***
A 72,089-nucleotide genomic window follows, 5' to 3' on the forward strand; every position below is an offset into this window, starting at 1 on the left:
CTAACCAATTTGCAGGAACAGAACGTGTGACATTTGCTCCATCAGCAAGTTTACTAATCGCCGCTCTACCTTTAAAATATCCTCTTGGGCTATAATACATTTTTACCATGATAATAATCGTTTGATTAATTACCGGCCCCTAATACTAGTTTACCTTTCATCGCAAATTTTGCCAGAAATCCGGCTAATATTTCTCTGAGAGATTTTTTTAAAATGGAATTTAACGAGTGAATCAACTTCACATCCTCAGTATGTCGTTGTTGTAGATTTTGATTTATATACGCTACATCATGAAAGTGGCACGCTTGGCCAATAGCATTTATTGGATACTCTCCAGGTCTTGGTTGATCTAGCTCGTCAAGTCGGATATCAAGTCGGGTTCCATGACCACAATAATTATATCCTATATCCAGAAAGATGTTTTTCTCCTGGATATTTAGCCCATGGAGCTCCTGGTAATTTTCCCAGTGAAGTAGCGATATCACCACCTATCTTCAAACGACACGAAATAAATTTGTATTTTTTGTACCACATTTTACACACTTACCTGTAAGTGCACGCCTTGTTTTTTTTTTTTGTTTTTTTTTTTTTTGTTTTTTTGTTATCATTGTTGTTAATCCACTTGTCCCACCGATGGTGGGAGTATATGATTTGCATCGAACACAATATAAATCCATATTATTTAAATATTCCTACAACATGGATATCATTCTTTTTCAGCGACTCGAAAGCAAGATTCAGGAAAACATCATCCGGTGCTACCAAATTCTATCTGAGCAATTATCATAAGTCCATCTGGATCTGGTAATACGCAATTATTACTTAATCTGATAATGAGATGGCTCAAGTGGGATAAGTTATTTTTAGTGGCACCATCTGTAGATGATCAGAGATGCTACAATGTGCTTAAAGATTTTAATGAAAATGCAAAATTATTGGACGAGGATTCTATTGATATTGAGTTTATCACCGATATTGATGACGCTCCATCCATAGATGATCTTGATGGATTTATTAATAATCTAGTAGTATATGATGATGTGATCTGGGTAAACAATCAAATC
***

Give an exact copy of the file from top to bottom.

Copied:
A 72,089-nucleotide genomic window follows, 5' to 3' on the forward strand; every position below is an offset into this window, starting at 1 on the left:
CTAACCAATTTGCAGGAACAGAACGTGTGACATTTGCTCCATCAGCAAGTTTACTAATCGCCGCTCTACCTTTAAAATATCCTCTTGGGCTATAATACATTTTTACCATGATAATAATCGTTTGATTAATTACCGGCCCCTAATACTAGTTTACCTTTCATCGCAAATTTTGCCAGAAATCCGGCTAATATTTCTCTGAGAGATTTTTTTAAAATGGAATTTAACGAGTGAATCAACTTCACATCCTCAGTATGTCGTTGTTGTAGATTTTGATTTATATACGCTACATCATGAAAGTGGCACGCTTGGCCAATAGCATTTATTGGATACTCTCCAGGTCTTGGTTGATCTAGCTCGTCAAGTCGGATATCAAGTCGGGTTCCATGACCACAATAATTATATCCTATATCCAGAAAGATGTTTTTCTCCTGGATATTTAGCCCATGGAGCTCCTGGTAATTTTCCCAGTGAAGTAGCGATATCACCACCTATCTTCAAACGACACGAAATAAATTTGTATTTTTTGTACCACATTTTACACACTTACCTGTAAGTGCACGCCTTGTTTTTTTTTTTTGTTTTTTTTTTTTTTGTTTTTTTGTTATCATTGTTGTTAATCCACTTGTCCCACCGATGGTGGGAGTATATGATTTGCATCGAACACAATATAAATCCATATTATTTAAATATTCCTACAACATGGATATCATTCTTTTTCAGCGACTCGAAAGCAAGATTCAGGAAAACATCATCCGGTGCTACCAAATTCTATCTGAGCAATTATCATAAGTCCATCTGGATCTGGTAATACGCAATTATTACTTAATCTGATAATGAGATGGCTCAAGTGGGATAAGTTATTTTTAGTGGCACCATCTGTAGATGATCAGAGATGCTACAATGTGCTTAAAGATTTTAATGAAAATGCAAAATTATTGGACGAGGATTCTATTGATATTGAGTTTATCACCGATATTGATGACGCTCCATCCATAGATGATCTTGATGGATTTATTAATAATCTAGTAGTATATGATGATGTGATCTGGGTAAACAATCAAATC